8.  Doris May Murphy, born 18 January 1898 in Iowa and her letter indicated she was living in Bremerton, Kitsap County, Washington about 1920.  She married Howard Jones.  See her letter, but no further information known.




1.  Ruth Murphy Williams

2.  Kathleen Murphy Hunsacker  




1880 U.S. Census for Osceola Township, Clarke County, Iowa (page 165A):


        Morphew, Calaway, age 20, born Illinois, parents Illinois

                       Louisa, wife, age 22, born Missouri, parents Indiana 


1900 U.S. Census for Corning, Quincy Township, Adams County, Iowa


       Murphey, Jordan, head, March 1860, 40, married 21 years, born Illinois, father

                             born Indiana, mother born Illinois.

                       Louisa, wife, February 1858, 42, married 21 years, born Missouri, father

                             born unknown, mother born Indiana

                       Albert L., son, January 1881, 19, single, born Iowa

                       Chauncy C., son, April 1882, 18, single, born Iowa

                       Lottie R., daughter, October 1889, 10, single, born Iowa

                       Jesse E., son, August 1892, 7, born Iowa

                       Doris M. daughter, January 1898, 2, born Iowa


1910 U.S. Census of 7th Street, City of Corning, Quincy Township, Adams County, Iowa ( image 12/20):


            Duncan, Fred, head, 39, married 1 year, Carpenter, Iowa, Iowa, Iowa; Lottie Duncan, wife, 20, Married 1 year, Iowa, Ill, Iowa; Edward Scammahorn, stepson 5, Iowa, Ill, Ia; Lewis Scammahorn, stepson 3, Ia, Il, Ia; Louisa Murphy, mother-in-law, 52, Divorced, Missouri, Ind, Ind; Doris Murphy, sister-in-law, 12, Ia, Il, Mo.  In the next household is:


            Murphy, Chancy, head 28, married 7 years, Iowa, Illinois, Miss; Nellie Murphy, wife, 28, married 7 years, 3 children, 1 living, Iowa, Mi, Iowa; Minnie Murphy, daughter 5, Iowa, George Duncan, father-in-law, 76, widower, Mi, Mi, Mi, Cahrles Allen, nephew, 12, Iowa, Iowa, Iowa.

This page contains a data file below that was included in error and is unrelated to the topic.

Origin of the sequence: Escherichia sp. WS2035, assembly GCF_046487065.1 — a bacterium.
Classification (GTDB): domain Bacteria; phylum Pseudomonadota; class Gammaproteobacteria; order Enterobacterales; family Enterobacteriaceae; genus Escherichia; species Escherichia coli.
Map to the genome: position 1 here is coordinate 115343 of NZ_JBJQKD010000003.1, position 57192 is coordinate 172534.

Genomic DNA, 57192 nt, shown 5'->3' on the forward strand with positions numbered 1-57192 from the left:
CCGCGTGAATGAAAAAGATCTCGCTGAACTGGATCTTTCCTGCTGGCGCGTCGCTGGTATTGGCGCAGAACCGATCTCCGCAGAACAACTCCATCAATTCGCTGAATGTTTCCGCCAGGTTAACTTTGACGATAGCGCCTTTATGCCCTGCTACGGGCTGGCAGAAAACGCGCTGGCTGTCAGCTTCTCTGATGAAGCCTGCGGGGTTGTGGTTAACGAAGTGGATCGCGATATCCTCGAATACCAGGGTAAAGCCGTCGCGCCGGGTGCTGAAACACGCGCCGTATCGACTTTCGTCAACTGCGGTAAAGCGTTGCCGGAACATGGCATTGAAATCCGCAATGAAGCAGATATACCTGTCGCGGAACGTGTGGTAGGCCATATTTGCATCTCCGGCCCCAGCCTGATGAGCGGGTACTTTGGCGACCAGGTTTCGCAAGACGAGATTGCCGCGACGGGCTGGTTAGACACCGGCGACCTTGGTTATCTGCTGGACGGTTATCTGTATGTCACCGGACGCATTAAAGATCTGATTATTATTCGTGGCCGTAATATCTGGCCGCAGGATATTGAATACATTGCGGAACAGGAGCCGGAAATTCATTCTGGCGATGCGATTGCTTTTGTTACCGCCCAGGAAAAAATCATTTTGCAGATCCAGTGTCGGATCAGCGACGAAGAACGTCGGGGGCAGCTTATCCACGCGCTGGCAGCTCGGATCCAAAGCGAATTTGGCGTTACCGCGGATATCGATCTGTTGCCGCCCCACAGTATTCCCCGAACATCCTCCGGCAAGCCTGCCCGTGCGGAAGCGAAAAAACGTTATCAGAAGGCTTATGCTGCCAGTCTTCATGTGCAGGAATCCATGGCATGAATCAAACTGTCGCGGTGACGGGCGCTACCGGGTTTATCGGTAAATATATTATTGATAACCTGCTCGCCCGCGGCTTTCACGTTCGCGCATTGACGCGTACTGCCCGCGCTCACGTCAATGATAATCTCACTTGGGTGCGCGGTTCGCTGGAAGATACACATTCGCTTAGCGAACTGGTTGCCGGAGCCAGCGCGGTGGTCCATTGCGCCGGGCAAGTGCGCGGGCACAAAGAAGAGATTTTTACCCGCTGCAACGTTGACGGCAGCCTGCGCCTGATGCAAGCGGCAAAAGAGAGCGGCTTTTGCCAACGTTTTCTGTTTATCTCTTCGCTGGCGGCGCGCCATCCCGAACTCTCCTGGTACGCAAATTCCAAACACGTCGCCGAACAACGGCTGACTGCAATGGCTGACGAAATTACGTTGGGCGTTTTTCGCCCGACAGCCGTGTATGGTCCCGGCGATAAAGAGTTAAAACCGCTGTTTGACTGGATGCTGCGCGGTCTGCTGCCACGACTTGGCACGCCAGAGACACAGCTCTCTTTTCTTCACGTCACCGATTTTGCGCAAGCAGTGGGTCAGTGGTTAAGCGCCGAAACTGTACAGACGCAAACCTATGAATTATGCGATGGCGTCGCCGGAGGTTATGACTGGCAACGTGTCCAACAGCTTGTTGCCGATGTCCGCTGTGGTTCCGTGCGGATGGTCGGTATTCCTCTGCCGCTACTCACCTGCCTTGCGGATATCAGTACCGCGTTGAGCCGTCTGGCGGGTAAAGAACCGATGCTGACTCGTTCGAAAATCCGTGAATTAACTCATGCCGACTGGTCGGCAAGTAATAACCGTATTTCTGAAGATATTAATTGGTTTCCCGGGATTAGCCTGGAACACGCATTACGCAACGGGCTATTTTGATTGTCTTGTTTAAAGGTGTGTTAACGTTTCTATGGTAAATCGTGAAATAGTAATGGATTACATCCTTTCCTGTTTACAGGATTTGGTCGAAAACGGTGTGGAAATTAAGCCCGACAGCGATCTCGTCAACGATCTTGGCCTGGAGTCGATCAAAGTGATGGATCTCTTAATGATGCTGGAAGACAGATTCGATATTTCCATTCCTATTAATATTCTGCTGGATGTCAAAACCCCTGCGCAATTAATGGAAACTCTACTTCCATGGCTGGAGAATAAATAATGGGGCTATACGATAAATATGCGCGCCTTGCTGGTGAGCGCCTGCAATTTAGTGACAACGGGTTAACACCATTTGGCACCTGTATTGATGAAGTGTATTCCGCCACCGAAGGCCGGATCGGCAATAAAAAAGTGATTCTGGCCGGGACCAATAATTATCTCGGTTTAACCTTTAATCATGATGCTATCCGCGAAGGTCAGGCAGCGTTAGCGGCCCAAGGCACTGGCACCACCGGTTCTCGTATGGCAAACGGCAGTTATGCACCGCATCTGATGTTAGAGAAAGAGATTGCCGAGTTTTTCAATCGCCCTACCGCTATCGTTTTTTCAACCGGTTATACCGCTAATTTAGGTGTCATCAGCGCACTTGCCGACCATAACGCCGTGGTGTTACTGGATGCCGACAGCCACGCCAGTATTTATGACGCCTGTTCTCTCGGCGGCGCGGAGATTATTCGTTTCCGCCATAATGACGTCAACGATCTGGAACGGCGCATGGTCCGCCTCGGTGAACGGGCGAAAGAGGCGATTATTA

1910 U.S. Census of Pacific Avenue, Ward I, Bremerton, Kitsap County, Washington:


            In boarding house of Rose Johnston, 34, head:  Murphy, Bert, servant, 29, Married 7 years, Ia., Il., Mo., dishwasher, boarding house; Anna Murphy, servant 22, married 7 years, servant, 22, married 7 years, 2 children, one living, Mo., Ky., Mo; Helen, daughter, 6, Iowa.  Many boarders in house.


1920 U.S. Census of Pacific Avenue, Ward I, Bremerton, Kitsap County, Washington (pg 74A):


            Murphy, Albert. L., head, 38, born Iowa, father Ill., mother Missouri, butcher meat market; Anna M. Murphy, wife, 32, Mo., Ky. Mo., waitress hotel; Helen A. Murphy, daughter 15, Iowa.


1920 U.S. Census of City of Corning, Quincy Township, Adams County, Iowa ( image 2/40)


            Murphy, Chauncy, head, 38, Iowa, Iowa, Mo., teamster; Nellie Murphy, wife 37, Iowa, Iowa, Mich; Minnie C. Murphy, daughter 15, Iowa; Frances H. Murphy, son, 4 3/12, Iowa; Robert U. Duncan, boarder, 28, single, Iowa, N.J. N.J.  


1920 U.S. Census of Decatur City, Decatur Township, Macon County, Illinois:


            Scammahorn, Fred, head, 38, Il, US, US, grocer; Rosa Scammahorn, wife, 44, In, In, In; Edward Scammahorn, 15, Illinois; Pauline Scammahorn 2 11/12 Illinois; Otto Scammahorn 6/12, Illinois.  (Is he our Fred Scammahorn ???)